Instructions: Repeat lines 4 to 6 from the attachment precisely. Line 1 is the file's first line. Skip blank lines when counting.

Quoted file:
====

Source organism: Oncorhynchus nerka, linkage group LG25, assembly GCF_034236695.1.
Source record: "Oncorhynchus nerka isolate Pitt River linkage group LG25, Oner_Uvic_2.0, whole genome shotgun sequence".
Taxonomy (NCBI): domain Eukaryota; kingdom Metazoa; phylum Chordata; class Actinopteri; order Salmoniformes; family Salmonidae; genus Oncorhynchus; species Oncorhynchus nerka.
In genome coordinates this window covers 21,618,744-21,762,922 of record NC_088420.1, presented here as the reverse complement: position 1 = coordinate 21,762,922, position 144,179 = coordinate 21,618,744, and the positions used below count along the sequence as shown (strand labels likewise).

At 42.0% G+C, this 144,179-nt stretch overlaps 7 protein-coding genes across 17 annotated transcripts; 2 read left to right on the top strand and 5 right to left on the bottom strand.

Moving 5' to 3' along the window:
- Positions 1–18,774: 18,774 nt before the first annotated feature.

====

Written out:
In genome coordinates this window covers 21,618,744-21,762,922 of record NC_088420.1, presented here as the reverse complement: position 1 = coordinate 21,762,922, position 144,179 = coordinate 21,618,744, and the positions used below count along the sequence as shown (strand labels likewise).

At 42.0% G+C, this 144,179-nt stretch overlaps 7 protein-coding genes across 17 annotated transcripts; 2 read left to right on the top strand and 5 right to left on the bottom strand.

Moving 5' to 3' along the window: